In this country, people don't tend to focus on slow-onset events as these take years for their impacts to be felt. More often, we experience other kinds of events - rapid or extreme weather events like typhoons. To this effect, many of the interventions on climate change in the Philippines are focused on disaster risk reduction and management, which emphasize a specific type of human mobility that is rather involuntary and immediate – forced displacement. Instead, the work that we do at GIZ introduces interventions related to the impacts of slow-onset events and how that drives internal migration – including how migration can be used as an adaptative strategy to slow-onset impacts.

The expertise of the cluster in which I am situated at GIZ is mostly on environmental science, climate change, and disaster risk management and not as much on migration. I had the migration background to offer and now I'm learning on the environmental side and working globally with colleagues from different parts of the world including the Caribbean, the Pacific Islands, as well as East and West Africa.

What advice do you have for new graduates seeking their next career step?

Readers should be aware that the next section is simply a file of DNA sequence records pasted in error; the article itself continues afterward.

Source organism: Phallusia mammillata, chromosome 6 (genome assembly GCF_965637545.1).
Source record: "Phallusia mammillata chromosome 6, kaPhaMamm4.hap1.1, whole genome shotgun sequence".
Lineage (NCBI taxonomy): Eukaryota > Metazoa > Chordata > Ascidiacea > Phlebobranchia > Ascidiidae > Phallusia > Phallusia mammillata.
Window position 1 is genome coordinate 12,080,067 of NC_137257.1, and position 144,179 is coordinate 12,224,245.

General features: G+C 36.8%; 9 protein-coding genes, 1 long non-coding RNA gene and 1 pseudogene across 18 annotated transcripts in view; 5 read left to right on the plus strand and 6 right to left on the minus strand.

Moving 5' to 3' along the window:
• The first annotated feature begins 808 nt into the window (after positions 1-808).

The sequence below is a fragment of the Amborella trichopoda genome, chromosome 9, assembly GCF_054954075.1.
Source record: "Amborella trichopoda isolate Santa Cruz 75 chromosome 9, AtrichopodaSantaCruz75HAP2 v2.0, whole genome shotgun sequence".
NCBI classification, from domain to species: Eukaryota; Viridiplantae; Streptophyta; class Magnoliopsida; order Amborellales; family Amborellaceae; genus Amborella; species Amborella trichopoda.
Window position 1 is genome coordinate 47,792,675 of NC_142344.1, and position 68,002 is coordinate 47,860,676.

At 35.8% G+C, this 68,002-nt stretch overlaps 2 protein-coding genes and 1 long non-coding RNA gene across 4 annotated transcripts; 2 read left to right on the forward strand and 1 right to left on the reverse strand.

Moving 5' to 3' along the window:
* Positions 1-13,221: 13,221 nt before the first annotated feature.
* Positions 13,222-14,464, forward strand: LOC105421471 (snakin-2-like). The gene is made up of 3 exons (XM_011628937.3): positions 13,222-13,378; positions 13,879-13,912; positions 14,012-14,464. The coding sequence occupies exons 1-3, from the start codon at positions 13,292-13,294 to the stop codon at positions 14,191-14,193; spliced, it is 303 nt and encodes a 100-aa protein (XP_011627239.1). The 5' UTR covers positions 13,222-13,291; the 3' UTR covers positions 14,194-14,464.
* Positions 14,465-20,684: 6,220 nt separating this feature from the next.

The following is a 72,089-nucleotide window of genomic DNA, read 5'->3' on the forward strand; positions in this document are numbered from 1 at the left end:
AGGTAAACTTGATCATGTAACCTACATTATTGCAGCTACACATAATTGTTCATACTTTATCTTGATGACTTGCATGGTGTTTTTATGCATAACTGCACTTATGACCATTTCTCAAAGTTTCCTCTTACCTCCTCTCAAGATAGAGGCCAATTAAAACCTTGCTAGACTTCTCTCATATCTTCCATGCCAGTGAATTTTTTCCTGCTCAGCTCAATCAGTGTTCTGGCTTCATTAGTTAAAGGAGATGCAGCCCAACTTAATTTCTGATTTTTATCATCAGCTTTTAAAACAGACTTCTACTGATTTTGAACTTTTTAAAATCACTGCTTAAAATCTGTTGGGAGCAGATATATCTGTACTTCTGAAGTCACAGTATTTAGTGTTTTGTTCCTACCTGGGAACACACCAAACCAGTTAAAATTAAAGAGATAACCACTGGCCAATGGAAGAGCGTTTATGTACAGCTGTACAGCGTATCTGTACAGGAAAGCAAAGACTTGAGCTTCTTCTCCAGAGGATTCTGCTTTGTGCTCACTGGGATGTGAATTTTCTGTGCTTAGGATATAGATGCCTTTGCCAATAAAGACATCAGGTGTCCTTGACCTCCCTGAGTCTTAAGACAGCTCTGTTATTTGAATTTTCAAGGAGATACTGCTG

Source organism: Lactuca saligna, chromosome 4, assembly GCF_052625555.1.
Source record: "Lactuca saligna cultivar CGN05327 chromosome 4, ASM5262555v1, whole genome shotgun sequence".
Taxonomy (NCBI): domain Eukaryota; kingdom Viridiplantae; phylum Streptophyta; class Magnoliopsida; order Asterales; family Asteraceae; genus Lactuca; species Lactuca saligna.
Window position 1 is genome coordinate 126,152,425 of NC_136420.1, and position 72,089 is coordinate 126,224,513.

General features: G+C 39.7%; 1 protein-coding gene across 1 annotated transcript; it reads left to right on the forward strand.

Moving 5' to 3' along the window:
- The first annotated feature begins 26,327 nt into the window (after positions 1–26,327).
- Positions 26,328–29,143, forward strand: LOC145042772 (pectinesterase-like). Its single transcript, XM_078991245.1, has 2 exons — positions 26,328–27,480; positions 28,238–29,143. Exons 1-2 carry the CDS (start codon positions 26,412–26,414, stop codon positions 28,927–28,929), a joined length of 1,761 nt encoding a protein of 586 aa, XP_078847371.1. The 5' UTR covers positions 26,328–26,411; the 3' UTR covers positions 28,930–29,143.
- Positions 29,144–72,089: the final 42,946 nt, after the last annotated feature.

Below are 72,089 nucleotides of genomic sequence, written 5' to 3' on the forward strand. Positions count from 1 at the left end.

I think it is helpful is to really reflect on your skills and competencies to make it easier to find alignment with the organizations that interest you. In international development, where the competition is very high and you're competing with people from all over the world for a single post, knowing your strengths, skills and competencies, and being able to articulate what sets you apart from all the applicants will help you stand out.

My other advice is to be focused. Once I started to apply for jobs that I felt like I had more of a chance of securing, I noticed that putting together generic cover letters with the goal of submitting  a higher volume of applications just to save time did not bring the outcomes that I was after. Once I started writing cover letters that were more targeted, I began hearing back and received invitations to interviews.

It’s important to have several contingency plans, especially right now during the pandemic. I'd rather have a different set of plans so if one doesn't work out then at least I know what my next idea is. The world is unpredictable and the pandemic made it even more so. You need to be flexible and agile for different opportunities but never stop seeking the best fit job. Focus on transferable skills as a long-term investment, allowing you to go from one industry to another.

Is there anything else you’d like to share with CEU’s global community?

One last thing that has been inspiring for me, and that my colleagues at GIZ are encouraging, is that I recently received a funded opportunity to do a Master of Science in Migration Studies at the University of Oxford. I feel like CEU really boosted my credentials building on my previous migration experience to be able to get this rare opportunity. 

CEU’s Career Services Office serves students and recent graduates through resources and assistance to help them make an impact around the world and chart their next steps. Check out the office’s annual Destinations Reports to learn more about the career outcomes of CEU graduates.